Coronavirus: ASX pharmacy networks report surge in demand

Australian pharmacies are looking to follow in the footsteps of supermarkets, with panic-buying due to the coronavirus crisis causing a surge in demand.

| More on:
Pharmacist in white coat holding clipboard looking at medication stock on shelf

Image source: Getty Images

ASX pharmacy networks are looking to follow in the footsteps of supermarkets, with panic-buying due to the coronavirus crisis causing a surge in demand. In an update to the market, Australian Pharmaceutical Industries Ltd (ASX: API) reported that the company has experienced unprecedented demand in the month to date.

Here’s a closer look at how pharmaceutical companies on the ASX have performed and the outlook for the sector during this bear market.

What did API report?

API is the listed owner of Priceline Pharmacy chains, with a network of nearly 500 stores across Australia. In the update, API informed the market that the company has seen demand during March surge by more than 50% as consumers stockpile medications. The COVID-19 pandemic has seen unprecedented demand for PBS (Pharmaceutical Benefit Scheme) and other medications.

Although API reported improved like-for-like sales throughout its pharmacy network, the company was unable to provide a profit guidance given the fluid nature of the pandemic. API pharmacies are likely to remain open during any shutdown given their essential role in the healthcare system.

API elaborated on the company’s ability to ensure an ongoing supply of medicines during times of crisis, citing the measures and contingencies it put in place during the bushfire emergency to ensure the delivery of vital medications to fire-affected areas.

The API share price is currently trading more than 4% higher today.

How have other pharmacy networks performed?

Sigma Healthcare Ltd (ASX: SIG) and AFT Pharmaceuticals Ltd (ASX: AFP) are 2 other notable pharmaceutical networks listed on the ASX. Both companies have reported an increased demand for product, especially for cold and influenza medications.

In order to ensure that there is an ongoing supply for medicines in the community, the government has had to intervene by placing purchase limits on pharmaceutical products. Under the restrictions, pharmacies have been instructed to dispense only 1 month’s worth of prescription medicines and limit the purchase of some over-the-counter products.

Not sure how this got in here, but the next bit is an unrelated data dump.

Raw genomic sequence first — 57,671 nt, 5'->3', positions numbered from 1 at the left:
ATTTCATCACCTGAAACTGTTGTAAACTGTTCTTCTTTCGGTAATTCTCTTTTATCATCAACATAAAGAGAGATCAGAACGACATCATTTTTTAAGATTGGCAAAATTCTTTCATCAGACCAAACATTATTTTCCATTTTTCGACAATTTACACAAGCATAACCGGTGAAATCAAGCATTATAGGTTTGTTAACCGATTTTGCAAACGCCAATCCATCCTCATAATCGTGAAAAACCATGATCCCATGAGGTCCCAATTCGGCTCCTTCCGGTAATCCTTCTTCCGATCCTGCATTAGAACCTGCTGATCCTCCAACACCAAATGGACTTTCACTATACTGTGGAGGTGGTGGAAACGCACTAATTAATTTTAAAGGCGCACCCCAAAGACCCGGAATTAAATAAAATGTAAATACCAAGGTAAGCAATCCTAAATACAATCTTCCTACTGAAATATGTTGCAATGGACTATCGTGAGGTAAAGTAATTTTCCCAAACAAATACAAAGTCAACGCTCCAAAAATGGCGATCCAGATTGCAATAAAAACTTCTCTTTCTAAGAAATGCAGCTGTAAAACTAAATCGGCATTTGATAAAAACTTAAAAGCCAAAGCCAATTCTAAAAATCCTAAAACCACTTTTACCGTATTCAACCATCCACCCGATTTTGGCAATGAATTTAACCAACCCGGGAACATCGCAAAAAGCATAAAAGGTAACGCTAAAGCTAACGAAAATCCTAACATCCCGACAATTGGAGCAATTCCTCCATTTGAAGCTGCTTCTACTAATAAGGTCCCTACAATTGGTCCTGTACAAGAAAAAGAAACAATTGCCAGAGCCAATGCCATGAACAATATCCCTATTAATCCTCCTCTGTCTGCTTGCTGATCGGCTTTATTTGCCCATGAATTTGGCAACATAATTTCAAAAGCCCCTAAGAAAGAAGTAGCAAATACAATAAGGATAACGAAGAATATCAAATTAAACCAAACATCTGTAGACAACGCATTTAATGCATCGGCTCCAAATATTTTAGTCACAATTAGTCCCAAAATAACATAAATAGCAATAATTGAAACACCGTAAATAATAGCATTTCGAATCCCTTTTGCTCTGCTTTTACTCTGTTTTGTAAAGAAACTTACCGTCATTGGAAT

Should you buy?

Pharmacies are considered an essential service and will most likely remain open for business if there is a nationwide lockdown. Although pharmaceutical companies may be experiencing a surge in demand, investors should exercise caution when selecting stocks to invest in.

For example, Sigma has reported an increase in demand, however the company recently reported a full-year loss of $12.33 million, in comparison to a profit of $36.52 million in January 2019. I think a prudent strategy would be to compile a larger watchlist of pharmaceutical and biotech companies and let positive price action dictate before making an investment decision.

Wondering where you should invest $1,000 right now?

When investing expert Scott Phillips has a stock tip, it can pay to listen. After all, the flagship Motley Fool Share Advisor newsletter he has run for over ten years has provided thousands of paying members with stock picks that have doubled, tripled or even more.*

Scott just revealed what he believes could be the five best ASX stocks for investors to buy right now. These stocks are trading at near dirt-cheap prices and Scott thinks they could be great buys right now.

*Returns as of January 12th 2022

Motley Fool contributor Nikhil Gangaram has no position in any of the stocks mentioned. The Motley Fool Australia has no position in any of the stocks mentioned. We Fools may not all hold the same opinions, but we all believe that considering a diverse range of insights makes us better investors. The Motley Fool has a disclosure policy. This article contains general investment advice only (under AFSL 400691). Authorised by Scott Phillips.

More on Coronavirus News